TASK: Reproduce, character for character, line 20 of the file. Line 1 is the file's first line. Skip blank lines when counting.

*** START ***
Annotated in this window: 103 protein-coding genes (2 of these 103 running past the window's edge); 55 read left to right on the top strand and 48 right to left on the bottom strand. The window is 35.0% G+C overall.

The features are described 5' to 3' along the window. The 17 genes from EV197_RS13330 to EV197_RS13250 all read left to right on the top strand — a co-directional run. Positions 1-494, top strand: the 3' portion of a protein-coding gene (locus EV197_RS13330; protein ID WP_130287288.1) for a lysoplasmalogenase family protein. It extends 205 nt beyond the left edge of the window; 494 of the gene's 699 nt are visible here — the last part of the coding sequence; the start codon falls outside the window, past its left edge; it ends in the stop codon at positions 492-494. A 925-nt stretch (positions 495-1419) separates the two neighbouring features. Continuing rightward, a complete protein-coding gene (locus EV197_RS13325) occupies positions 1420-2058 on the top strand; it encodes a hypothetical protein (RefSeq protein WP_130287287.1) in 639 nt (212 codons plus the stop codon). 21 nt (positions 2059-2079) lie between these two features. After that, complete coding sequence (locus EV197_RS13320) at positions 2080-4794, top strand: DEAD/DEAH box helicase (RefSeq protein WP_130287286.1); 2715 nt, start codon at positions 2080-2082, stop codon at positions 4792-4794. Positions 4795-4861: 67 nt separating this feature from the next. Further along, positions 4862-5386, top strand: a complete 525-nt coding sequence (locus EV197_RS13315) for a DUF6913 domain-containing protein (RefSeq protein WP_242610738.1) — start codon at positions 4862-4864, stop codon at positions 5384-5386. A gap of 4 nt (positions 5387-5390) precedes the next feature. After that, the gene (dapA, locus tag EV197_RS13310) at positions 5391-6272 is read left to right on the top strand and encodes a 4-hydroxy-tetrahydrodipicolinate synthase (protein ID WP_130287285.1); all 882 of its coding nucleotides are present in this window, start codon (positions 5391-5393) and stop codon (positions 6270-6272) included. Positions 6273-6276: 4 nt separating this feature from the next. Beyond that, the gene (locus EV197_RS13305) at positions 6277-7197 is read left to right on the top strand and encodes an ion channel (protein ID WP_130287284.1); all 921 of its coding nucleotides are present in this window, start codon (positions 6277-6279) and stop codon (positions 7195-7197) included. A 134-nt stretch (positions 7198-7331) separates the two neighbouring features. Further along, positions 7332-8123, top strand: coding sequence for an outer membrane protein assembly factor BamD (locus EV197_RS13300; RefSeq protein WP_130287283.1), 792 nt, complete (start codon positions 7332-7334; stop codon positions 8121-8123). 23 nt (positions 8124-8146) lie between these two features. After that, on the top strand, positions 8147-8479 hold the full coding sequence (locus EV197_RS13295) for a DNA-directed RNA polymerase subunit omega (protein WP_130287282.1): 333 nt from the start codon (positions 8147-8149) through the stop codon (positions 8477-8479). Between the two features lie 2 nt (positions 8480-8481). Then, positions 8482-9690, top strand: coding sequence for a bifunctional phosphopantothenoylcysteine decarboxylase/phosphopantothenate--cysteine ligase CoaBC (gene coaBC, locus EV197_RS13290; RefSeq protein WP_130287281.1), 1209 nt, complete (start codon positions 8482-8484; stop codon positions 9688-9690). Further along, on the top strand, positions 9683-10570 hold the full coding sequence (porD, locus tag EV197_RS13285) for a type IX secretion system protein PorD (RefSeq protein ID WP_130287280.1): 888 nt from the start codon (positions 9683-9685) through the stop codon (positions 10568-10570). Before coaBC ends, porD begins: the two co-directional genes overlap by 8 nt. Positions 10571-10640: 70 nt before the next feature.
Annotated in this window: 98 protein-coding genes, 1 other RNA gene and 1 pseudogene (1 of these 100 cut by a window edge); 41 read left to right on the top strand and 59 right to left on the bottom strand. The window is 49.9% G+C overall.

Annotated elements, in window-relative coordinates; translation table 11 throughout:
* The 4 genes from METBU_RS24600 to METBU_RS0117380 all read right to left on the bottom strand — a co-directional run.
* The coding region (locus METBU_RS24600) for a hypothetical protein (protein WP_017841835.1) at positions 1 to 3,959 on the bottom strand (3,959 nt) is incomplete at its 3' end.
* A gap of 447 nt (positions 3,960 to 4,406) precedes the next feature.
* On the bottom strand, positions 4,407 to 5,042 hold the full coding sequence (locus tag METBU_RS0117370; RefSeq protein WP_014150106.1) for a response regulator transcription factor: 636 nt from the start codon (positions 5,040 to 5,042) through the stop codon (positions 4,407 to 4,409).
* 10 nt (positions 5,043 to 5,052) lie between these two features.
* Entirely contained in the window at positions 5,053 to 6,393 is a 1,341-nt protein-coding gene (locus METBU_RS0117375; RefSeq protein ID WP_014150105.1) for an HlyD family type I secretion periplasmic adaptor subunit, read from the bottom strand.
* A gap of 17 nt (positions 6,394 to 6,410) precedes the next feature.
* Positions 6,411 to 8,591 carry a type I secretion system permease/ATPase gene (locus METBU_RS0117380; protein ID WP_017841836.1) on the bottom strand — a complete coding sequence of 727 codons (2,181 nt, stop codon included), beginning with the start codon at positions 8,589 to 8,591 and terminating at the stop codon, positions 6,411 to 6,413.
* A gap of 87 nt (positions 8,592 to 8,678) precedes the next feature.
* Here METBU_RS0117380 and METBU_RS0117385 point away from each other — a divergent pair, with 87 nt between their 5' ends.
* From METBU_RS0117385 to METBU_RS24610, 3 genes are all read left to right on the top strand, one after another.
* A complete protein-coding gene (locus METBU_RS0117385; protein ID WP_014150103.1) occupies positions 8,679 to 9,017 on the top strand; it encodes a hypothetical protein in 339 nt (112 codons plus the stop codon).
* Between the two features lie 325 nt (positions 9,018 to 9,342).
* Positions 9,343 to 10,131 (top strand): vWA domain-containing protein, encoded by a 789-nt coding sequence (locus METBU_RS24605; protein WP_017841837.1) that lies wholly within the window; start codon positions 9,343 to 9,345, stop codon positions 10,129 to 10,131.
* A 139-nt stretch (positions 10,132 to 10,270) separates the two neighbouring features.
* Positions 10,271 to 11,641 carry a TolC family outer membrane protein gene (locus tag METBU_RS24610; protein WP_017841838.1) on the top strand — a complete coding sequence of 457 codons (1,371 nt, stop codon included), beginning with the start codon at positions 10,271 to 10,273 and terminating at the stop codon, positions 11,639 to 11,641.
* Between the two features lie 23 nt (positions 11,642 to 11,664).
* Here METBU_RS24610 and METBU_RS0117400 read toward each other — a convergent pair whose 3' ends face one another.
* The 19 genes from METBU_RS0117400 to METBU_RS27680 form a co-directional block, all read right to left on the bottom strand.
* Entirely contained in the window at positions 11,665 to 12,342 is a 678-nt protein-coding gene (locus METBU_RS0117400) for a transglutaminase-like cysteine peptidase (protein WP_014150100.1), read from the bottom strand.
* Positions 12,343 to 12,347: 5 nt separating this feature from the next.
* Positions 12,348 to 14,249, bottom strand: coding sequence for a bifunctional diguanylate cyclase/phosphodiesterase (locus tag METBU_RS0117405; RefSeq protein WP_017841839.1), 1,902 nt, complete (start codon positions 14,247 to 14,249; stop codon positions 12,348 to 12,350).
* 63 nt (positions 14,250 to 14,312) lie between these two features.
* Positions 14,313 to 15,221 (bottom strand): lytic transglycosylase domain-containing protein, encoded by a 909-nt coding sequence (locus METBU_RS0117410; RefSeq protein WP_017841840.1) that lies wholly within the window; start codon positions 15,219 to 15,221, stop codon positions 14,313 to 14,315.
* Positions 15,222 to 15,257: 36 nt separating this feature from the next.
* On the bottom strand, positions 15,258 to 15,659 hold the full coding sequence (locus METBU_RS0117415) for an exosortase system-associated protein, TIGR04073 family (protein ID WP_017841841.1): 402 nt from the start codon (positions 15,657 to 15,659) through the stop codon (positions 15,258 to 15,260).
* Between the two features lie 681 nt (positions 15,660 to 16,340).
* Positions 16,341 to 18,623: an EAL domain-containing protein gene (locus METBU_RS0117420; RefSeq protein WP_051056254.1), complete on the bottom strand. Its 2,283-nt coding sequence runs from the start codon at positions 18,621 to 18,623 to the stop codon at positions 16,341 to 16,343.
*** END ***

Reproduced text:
* Positions 10,271 to 11,641 carry a TolC family outer membrane protein gene (locus tag METBU_RS24610; protein WP_017841838.1) on the top strand — a complete coding sequence of 457 codons (1,371 nt, stop codon included), beginning with the start codon at positions 10,271 to 10,273 and terminating at the stop codon, positions 11,639 to 11,641.